FILE - In this May 2, 2003 file photo, President George W. Bush declares the end of major combat in Iraq as he speaks aboard the aircraft carrier USS Abraham Lincoln off the California coast. As he declares the U.S.-led airstrikes against Syria a success, President Donald Trump is adopting a phrase that a previous president came to regret _ “mission accomplished.” Back in 2003, a flight suit-clad President George W. Bush stood on an aircraft carrier under a giant "Mission Accomplished" banner and declared that "major combat operations in Iraq have ended” _ just six weeks after the invasion. But the war dragged on for many years after that. (AP Photo/J. Scott Applewhite, File)

Trump uses phrase that haunts Bush: 'Mission Accomplished!'

April 14, 2018 - 9:19 am

WASHINGTON (AP) — As he declares the U.S.-led airstrikes against Syria a success, President Donald Trump is adopting a phrase that a previous president came to regret — "mission accomplished."

On Saturday, Trump tweeted: "A perfectly executed strike last night. Thank you to France and the United Kingdom for their wisdom and the power of their fine Military. Could not have had a better result. Mission Accomplished!"

In May 2003, President George W. Bush stood on an aircraft carrier under a giant "Mission Accomplished" banner and declared that "major combat operations in Iraq have ended" — just six weeks after the invasion.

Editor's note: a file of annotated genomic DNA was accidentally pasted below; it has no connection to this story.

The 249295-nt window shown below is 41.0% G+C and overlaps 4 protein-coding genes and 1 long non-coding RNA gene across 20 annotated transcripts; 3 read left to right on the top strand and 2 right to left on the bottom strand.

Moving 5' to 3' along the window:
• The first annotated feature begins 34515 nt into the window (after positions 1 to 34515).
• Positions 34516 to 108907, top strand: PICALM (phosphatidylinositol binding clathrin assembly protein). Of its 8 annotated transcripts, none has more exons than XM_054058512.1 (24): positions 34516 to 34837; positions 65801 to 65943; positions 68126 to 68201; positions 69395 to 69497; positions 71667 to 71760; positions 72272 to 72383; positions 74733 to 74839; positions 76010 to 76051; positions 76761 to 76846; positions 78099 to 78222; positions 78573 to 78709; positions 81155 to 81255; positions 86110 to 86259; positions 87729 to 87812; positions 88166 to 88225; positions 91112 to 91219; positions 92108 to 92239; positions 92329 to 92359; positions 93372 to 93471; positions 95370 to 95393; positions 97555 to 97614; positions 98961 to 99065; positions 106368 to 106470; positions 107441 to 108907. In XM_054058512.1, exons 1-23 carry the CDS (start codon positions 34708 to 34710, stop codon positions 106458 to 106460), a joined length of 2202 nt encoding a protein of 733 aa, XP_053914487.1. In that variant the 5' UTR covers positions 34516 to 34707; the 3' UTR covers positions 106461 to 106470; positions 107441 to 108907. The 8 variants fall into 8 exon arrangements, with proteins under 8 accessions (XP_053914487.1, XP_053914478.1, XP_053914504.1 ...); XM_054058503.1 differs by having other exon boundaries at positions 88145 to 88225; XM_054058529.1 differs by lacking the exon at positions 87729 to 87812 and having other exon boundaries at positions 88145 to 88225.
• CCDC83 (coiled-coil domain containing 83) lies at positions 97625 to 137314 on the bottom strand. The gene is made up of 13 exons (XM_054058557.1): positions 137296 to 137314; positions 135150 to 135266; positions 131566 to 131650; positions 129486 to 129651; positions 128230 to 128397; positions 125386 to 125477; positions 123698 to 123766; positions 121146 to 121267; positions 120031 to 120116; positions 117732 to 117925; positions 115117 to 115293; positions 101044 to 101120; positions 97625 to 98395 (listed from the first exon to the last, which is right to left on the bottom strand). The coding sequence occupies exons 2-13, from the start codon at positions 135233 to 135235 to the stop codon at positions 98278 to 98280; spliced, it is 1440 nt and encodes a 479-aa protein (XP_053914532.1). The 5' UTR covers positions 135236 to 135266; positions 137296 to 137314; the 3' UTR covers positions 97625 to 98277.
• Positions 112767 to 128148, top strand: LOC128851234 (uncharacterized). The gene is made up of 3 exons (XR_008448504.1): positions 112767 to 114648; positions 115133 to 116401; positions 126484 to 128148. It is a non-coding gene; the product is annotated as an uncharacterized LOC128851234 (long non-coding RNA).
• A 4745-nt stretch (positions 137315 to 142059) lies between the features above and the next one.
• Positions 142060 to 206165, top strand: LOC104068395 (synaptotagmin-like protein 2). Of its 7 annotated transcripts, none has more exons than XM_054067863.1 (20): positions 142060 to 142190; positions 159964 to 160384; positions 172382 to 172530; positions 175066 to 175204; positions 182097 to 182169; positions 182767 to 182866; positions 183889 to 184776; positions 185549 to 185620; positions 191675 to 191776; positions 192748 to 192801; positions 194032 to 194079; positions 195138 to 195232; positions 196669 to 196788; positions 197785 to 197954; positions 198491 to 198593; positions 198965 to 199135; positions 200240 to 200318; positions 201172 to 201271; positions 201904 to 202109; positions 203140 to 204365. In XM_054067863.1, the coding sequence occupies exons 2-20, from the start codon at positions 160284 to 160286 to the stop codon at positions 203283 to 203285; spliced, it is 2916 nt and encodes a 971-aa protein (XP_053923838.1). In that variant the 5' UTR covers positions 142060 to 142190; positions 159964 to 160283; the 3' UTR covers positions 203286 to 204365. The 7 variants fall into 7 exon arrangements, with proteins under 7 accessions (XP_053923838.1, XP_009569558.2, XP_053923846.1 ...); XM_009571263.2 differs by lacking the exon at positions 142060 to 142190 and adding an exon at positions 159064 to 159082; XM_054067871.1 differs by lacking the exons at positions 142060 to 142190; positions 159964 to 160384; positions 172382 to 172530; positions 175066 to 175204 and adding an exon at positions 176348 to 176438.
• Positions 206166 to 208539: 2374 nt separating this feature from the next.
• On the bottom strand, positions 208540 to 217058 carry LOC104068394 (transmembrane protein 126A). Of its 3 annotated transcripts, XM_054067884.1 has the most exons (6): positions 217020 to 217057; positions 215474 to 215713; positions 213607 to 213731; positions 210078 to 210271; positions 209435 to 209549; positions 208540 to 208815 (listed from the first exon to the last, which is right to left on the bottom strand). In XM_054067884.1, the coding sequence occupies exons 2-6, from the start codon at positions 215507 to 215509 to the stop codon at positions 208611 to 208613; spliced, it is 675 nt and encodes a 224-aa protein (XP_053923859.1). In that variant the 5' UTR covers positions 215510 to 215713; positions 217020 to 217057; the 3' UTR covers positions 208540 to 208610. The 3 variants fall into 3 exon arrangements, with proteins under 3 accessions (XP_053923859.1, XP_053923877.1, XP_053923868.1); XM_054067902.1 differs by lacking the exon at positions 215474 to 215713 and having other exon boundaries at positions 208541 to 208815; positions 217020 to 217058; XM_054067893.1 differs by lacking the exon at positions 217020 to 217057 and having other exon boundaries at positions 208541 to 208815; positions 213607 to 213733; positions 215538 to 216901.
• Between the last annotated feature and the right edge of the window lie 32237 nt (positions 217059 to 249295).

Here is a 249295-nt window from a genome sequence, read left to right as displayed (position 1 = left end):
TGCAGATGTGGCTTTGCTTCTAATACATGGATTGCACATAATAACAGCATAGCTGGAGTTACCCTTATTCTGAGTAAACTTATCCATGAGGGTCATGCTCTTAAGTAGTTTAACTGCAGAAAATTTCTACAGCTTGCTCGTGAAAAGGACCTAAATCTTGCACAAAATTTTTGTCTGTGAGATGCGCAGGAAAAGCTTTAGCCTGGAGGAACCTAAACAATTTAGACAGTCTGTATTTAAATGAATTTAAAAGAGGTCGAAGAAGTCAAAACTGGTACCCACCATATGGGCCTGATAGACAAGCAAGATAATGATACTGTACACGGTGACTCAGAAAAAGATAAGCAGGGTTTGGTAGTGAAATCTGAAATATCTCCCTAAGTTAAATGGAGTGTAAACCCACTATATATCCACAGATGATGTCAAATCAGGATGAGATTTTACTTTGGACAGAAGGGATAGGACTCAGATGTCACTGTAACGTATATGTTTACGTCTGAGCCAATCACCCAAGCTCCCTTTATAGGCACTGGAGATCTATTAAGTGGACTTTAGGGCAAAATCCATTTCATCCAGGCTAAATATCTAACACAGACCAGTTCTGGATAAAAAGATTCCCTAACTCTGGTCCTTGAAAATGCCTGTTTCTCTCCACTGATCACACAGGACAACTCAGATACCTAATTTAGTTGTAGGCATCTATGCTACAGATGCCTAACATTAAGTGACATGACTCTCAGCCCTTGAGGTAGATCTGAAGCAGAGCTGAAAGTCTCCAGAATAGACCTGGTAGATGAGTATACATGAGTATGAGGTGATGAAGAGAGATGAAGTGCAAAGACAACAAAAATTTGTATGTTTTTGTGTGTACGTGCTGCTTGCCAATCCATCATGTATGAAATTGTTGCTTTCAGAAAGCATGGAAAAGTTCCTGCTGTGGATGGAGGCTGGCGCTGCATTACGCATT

But the war dragged on for many years after that and the banner became a symbol of U.S. misjudgments and mistakes in the long and costly conflict. Bush was heavily criticized for the move.

After shifting explanations, the White House eventually said the "Mission Accomplished" phrase referred to the carrier's crew completing its 10-month mission, not the military completing its mission in Iraq.

Bush, in October 2003, disavowed any connection with the "Mission Accomplished" message. He said the White House had nothing to do with the banner; a spokesman later said the ship's crew asked for the sign and the White House staff had it made by a private vendor.

Said former White House press secretary Dana Perino in 2008: "We have certainly paid a price for not being more specific on that banner."

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